Volkswagen’s former chief executive Martin Winterkorn was informed that the carmaker has admitted to US regulators it was using cheating devices a couple of weeks before the scandal became public.
Reuters reports, citing the German Bild am Sonntag weekly, that the ex-chief of Europe’s biggest automaker knew about the company’s redemption in front of the US regulators two weeks before the scandal came to public attention. The newspaper revealed on Sunday it was in possession of a letter sent by an unnamed manager directly to Winterkorn on September 4 that said: “In the conversation on 03.09.2015 with the regulator California Air Resources Board, the defeat device was admitted.” Such a letter will probably fuel shareholders’ further actions of planning to sue Volkswagen for compensation over the scandal, saying the automaker should have told the public about the matter as soon as it became aware. Volkswagen’s shares have lost almost a third of their value, or about 22 billion euros (24 billion dollars), since the scandal erupted.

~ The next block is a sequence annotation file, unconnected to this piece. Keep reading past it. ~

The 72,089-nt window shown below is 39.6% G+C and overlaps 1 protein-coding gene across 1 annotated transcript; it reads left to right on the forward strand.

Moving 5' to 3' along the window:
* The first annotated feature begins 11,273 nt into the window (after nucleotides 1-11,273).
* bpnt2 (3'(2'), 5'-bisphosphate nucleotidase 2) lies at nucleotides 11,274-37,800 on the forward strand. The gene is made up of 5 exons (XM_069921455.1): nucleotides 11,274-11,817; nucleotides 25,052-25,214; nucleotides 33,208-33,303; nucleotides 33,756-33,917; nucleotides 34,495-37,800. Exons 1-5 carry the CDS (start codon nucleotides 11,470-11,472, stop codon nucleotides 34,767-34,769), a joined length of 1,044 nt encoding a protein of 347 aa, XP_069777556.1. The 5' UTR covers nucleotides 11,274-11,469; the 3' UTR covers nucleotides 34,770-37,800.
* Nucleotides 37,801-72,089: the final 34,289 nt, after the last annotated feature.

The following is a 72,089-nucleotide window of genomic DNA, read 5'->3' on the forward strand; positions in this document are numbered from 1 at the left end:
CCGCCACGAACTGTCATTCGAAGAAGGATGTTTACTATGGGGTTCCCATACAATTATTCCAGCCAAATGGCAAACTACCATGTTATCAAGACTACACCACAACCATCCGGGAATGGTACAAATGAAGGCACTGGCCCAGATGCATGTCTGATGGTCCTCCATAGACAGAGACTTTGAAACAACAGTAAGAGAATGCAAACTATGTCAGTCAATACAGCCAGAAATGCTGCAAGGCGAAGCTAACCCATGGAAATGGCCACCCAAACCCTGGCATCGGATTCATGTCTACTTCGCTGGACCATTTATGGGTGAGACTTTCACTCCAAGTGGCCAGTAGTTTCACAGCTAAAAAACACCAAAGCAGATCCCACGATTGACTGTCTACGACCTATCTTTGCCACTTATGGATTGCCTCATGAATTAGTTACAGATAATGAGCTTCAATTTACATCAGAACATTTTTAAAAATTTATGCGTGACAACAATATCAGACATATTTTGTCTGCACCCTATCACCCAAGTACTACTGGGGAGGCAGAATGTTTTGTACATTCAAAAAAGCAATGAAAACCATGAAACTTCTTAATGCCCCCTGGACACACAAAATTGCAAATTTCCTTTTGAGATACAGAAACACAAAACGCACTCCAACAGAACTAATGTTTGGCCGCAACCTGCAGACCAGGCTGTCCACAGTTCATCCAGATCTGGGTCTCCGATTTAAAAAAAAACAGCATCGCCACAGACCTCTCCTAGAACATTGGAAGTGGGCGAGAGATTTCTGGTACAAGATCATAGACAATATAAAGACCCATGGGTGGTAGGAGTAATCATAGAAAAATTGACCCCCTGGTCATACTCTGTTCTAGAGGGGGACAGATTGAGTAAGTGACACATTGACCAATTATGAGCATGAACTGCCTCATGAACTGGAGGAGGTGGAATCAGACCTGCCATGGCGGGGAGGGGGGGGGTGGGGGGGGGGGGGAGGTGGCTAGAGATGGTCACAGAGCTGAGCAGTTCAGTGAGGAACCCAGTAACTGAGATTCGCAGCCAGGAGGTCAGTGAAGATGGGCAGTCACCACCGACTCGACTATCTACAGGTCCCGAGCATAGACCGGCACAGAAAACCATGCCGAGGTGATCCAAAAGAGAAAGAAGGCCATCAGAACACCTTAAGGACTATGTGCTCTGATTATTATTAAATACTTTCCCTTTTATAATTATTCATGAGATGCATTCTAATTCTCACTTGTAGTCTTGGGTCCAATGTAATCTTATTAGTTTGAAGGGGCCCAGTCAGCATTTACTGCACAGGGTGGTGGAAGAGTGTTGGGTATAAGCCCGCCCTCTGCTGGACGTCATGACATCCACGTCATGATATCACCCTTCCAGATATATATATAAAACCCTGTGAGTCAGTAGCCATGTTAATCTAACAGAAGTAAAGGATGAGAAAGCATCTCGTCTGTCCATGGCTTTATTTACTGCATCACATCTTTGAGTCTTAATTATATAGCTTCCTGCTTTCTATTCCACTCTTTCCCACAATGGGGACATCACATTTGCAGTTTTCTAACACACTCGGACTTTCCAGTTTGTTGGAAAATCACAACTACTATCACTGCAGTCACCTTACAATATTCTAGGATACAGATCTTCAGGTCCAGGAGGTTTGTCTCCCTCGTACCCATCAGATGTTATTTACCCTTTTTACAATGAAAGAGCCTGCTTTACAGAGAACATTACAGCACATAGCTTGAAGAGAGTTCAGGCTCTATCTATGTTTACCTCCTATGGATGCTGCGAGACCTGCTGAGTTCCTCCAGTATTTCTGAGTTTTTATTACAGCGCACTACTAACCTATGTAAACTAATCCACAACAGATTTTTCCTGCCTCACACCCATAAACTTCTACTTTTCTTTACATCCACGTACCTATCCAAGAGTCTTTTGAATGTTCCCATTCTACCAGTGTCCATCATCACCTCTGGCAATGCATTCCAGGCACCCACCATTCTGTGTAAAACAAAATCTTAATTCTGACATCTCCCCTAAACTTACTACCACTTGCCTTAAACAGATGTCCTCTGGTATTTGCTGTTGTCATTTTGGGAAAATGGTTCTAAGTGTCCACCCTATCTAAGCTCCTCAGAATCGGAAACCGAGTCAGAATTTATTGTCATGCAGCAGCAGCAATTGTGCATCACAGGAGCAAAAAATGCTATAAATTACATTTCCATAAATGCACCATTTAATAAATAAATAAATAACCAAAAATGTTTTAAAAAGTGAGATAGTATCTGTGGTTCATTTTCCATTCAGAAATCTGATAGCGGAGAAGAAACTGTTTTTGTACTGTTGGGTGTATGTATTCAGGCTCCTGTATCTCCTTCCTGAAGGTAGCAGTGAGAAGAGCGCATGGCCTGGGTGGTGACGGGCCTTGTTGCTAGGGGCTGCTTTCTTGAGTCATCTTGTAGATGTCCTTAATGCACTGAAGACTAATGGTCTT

Among those who are asking for compensations, there are 66 institutional investors from the United States and Britain claiming hundreds of millions of euros in damages. The shareholders are represented by the Nieding + Barth law firm, which said last month it would lodge a case with a regional court in Brunswick, Germany, very soon. “On top of that, we collected several thousands of private investors. Therefore, we think we are the biggest platform for suits against Volkswagen in Germany,” said Klaus Nieding of the firm.